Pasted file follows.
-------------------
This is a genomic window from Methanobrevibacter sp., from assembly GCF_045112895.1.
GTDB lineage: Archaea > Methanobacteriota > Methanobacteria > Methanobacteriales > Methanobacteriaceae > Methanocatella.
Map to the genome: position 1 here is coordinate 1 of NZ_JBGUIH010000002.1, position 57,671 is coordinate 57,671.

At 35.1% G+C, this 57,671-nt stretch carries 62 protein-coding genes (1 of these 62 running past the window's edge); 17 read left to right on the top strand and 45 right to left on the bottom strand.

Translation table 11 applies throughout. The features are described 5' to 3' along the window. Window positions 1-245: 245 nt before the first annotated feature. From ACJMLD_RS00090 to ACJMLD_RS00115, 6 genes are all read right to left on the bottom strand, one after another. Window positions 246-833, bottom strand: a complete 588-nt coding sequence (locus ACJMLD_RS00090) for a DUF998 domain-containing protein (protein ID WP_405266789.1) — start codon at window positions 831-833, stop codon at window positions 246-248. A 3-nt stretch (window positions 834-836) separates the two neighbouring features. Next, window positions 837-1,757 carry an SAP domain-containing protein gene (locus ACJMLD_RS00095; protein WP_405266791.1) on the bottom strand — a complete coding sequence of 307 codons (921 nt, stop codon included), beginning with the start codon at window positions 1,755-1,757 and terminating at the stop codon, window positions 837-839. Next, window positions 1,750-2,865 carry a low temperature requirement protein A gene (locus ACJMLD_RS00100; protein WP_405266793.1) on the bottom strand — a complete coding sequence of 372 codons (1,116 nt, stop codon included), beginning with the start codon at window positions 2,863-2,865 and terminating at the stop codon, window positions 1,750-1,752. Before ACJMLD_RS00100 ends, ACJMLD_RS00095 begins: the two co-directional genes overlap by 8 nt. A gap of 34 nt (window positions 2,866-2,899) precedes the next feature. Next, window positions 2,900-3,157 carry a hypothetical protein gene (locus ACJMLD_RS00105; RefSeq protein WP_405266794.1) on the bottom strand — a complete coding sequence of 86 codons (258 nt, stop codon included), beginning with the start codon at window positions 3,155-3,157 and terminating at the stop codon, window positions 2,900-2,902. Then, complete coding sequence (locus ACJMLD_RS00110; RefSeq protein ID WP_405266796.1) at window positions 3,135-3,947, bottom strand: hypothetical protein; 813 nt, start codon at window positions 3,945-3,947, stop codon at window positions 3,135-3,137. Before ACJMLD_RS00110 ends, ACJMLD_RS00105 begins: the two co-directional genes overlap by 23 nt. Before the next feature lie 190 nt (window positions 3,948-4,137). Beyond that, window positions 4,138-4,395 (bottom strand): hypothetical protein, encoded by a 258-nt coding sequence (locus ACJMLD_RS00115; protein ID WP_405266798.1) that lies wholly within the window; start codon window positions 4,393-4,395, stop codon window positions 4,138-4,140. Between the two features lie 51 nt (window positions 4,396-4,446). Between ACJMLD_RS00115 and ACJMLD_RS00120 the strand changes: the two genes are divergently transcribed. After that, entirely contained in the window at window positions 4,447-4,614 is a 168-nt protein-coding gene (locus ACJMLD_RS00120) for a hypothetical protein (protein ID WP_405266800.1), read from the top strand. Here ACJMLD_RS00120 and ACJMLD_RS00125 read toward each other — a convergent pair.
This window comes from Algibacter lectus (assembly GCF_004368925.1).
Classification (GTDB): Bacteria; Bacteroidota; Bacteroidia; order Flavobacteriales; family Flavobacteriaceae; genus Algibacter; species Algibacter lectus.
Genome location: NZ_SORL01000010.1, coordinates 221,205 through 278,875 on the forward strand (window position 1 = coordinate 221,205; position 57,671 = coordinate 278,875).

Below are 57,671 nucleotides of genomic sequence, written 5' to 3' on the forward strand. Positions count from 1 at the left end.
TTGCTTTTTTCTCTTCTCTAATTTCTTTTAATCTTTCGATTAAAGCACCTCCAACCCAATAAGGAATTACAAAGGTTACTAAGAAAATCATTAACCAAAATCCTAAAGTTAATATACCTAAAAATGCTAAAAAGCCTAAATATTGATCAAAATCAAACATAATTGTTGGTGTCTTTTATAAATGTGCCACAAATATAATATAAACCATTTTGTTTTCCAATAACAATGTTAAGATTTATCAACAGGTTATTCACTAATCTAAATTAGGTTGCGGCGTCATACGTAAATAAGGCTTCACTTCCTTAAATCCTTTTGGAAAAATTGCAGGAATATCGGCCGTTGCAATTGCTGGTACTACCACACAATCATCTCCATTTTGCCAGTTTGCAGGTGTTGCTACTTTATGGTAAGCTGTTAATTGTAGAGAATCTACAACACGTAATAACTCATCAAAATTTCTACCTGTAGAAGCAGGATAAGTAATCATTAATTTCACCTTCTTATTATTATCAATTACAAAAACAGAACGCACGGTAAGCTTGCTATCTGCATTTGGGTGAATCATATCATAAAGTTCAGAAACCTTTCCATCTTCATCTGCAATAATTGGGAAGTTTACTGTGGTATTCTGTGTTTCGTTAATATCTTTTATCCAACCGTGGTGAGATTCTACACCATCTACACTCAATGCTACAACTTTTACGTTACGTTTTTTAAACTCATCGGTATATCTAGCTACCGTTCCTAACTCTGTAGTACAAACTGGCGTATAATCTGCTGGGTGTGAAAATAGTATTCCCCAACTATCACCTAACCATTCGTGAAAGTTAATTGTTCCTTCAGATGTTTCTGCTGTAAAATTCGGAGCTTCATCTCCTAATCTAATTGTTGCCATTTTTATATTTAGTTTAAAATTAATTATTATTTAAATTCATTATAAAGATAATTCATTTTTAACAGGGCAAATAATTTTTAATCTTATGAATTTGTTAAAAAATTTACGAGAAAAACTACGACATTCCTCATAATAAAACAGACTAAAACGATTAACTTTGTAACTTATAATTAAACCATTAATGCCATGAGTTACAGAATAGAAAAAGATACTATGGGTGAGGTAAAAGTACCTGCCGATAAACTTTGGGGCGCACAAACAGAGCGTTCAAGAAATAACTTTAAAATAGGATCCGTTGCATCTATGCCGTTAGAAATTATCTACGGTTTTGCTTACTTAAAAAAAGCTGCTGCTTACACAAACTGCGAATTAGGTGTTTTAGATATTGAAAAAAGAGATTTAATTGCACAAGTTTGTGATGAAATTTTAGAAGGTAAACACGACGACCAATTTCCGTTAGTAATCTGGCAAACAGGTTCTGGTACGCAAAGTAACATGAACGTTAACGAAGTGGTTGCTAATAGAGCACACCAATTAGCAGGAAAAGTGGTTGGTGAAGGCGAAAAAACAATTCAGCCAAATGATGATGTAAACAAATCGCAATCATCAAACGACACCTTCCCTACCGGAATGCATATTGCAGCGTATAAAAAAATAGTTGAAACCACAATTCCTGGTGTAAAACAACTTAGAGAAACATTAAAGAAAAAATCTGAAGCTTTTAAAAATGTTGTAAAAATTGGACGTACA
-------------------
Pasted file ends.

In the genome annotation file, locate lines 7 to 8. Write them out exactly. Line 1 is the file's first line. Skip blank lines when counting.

Classification (GTDB): Bacteria; Bacteroidota; Bacteroidia; order Flavobacteriales; family Flavobacteriaceae; genus Algibacter; species Algibacter lectus.
Genome location: NZ_SORL01000010.1, coordinates 221,205 through 278,875 on the forward strand (window position 1 = coordinate 221,205; position 57,671 = coordinate 278,875).